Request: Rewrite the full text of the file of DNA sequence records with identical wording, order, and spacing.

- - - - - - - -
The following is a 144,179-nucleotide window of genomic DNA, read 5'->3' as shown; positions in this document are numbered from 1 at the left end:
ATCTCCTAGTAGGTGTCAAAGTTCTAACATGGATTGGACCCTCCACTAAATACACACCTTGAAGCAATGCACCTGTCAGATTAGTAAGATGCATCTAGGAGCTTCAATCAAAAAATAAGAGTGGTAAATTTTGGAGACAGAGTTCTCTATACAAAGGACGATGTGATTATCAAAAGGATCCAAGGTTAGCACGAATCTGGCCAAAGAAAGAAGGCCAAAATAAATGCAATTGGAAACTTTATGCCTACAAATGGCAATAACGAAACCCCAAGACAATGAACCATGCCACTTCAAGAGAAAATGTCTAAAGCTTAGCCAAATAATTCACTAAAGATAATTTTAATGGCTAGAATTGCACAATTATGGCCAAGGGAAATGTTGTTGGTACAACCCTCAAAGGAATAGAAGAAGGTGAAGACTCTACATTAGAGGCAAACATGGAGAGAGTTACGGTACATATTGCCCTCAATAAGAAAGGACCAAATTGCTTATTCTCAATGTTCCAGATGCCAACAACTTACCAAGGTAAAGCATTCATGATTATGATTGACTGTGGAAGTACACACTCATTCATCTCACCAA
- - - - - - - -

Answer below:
The following is a 144,179-nucleotide window of genomic DNA, read 5'->3' as shown; positions in this document are numbered from 1 at the left end:
ATCTCCTAGTAGGTGTCAAAGTTCTAACATGGATTGGACCCTCCACTAAATACACACCTTGAAGCAATGCACCTGTCAGATTAGTAAGATGCATCTAGGAGCTTCAATCAAAAAATAAGAGTGGTAAATTTTGGAGACAGAGTTCTCTATACAAAGGACGATGTGATTATCAAAAGGATCCAAGGTTAGCACGAATCTGGCCAAAGAAAGAAGGCCAAAATAAATGCAATTGGAAACTTTATGCCTACAAATGGCAATAACGAAACCCCAAGACAATGAACCATGCCACTTCAAGAGAAAATGTCTAAAGCTTAGCCAAATAATTCACTAAAGATAATTTTAATGGCTAGAATTGCACAATTATGGCCAAGGGAAATGTTGTTGGTACAACCCTCAAAGGAATAGAAGAAGGTGAAGACTCTACATTAGAGGCAAACATGGAGAGAGTTACGGTACATATTGCCCTCAATAAGAAAGGACCAAATTGCTTATTCTCAATGTTCCAGATGCCAACAACTTACCAAGGTAAAGCATTCATGATTATGATTGACTGTGGAAGTACACACTCATTCATCTCACCAA